Conduit Mobile enters the music app creation platform wars


Mobile Roadie is currently the most prominent company helping artists and labels release music apps, although up-and-coming competitors include Mobile Backstage, FanTrail and the HTML5-focused Songpier. Now there’s another one for the list: Conduit.

For now, it doesn’t have the big names of some of its rivals, although artists using its Conduit Mobile platform include Mike Portnoy, DJ Celteric, Urge Overkill (pictured) and You Say France & I Whistle. The platform supports iPhone, Android, BlackBerry, Nokia and Samsung devices, while its use of HTML5 ensures artists can create native apps and mobile websites alongside one another.

“Conduit Mobile allows artists to easily create beautiful and engaging mobile apps entirely for free without any programming knowledge,” says Harel Tayeb, VP of Conduit’s Mobile Business Unit.

“Unlike our competitors, we look at our product as much more than a music player. LiveAlbum, a recently launched feature on our platform allows fans to share pictures with each other in real-time through the app. This feature is ideal for live concerts, tours and personally connecting with fans.

Tayeb also flags up the Conduit Mobile platform’s social features, including the obligatory Twitter and Facebook functionality. However, the company is also making a virtue of the fact that its platform is part of a wider network or website and app publishers, which claims 250 million users. “Publishers and artists can distribute and reach their fans through other Conduit products and channels,” says Tayeb.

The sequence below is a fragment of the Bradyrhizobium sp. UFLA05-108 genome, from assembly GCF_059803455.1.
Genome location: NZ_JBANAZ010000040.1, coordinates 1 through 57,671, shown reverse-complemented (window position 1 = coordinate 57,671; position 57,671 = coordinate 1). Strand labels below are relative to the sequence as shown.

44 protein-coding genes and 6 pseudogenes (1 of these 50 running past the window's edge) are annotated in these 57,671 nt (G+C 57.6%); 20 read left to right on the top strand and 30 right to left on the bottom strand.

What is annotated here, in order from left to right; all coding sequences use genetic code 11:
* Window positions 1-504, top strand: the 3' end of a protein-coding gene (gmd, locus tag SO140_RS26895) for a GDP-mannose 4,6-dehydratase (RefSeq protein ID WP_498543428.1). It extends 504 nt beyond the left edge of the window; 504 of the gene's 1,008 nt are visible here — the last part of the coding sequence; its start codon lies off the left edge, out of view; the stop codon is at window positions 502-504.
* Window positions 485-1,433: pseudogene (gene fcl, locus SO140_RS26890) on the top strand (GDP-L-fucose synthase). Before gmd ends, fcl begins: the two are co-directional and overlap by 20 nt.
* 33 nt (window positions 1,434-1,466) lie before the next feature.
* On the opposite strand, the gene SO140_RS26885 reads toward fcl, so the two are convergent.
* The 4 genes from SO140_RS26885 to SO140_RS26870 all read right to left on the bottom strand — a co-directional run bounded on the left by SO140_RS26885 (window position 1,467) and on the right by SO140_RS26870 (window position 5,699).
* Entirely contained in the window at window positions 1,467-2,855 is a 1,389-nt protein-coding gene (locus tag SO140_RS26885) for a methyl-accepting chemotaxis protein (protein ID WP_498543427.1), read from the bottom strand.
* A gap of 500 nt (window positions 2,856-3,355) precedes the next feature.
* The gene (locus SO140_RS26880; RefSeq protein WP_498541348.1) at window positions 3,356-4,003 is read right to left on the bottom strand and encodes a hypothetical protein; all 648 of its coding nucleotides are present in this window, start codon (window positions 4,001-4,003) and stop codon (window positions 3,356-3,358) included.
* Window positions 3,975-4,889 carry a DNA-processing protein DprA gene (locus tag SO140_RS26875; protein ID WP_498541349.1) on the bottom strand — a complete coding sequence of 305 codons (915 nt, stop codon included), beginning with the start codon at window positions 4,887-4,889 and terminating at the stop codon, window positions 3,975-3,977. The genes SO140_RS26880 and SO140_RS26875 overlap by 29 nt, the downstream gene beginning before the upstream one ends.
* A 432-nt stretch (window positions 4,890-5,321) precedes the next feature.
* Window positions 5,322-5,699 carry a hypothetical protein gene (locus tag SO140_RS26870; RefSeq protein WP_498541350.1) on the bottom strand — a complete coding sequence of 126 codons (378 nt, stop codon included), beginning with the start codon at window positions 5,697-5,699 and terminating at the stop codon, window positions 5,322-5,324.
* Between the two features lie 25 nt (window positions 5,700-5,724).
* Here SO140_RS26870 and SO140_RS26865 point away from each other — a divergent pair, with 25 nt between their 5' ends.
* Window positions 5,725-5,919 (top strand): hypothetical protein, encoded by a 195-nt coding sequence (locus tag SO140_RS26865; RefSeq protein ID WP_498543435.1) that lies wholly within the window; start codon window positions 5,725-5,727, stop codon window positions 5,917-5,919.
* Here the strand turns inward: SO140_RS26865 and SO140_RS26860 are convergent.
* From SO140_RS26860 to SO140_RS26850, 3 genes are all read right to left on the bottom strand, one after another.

The HTML5 aspect is interesting: most rivals are currently offering either native apps (the Mobile Roadie approach) or just mobile web (Songpier). Conduit Mobile hopes that doing both will give it an edge, although we suspect that the bigger players will soon introduce a similar dual-path to their own services.

“One of the main benefits of building HTML5 apps is that publishers aren’t forced to go through the tedious AppStore approval process when publishing their apps,” says Tayeb. “HTML5 apps can be easily updated and doesn’t require the user to actively install the app; they are available immediately from the user’s browser. Having said that, Conduit Mobile is still a big believer in native apps as well and we think that publishers can and should create both.”

Currently, the company is focused on making its apps more visually impressive – the screenshots of existing examples show that work is needed on that point – as well as introducing support for Windows Phone handsets – “more relevant each and every day, especially since the Nokia deal”.

It’s also looking at the possibility of introducing advertising and in-app payments in the future, to ensure artists have different ways to make money from their music apps.

The DIY apps space is crowded, with a squeeze coming from two sides: artists and labels looking to reduce their risk by paying as little as possible for apps, and Apple taking a firmer stance against template-based apps that all look the same. With rivals establishing their profiles through their artist and label deals, Conduit will have to work hard to get a foothold in the market. That said, its ability to provide both native apps and mobile web may be its advantage – for now at least.

Stuart Dredge

Read More: Analysis News
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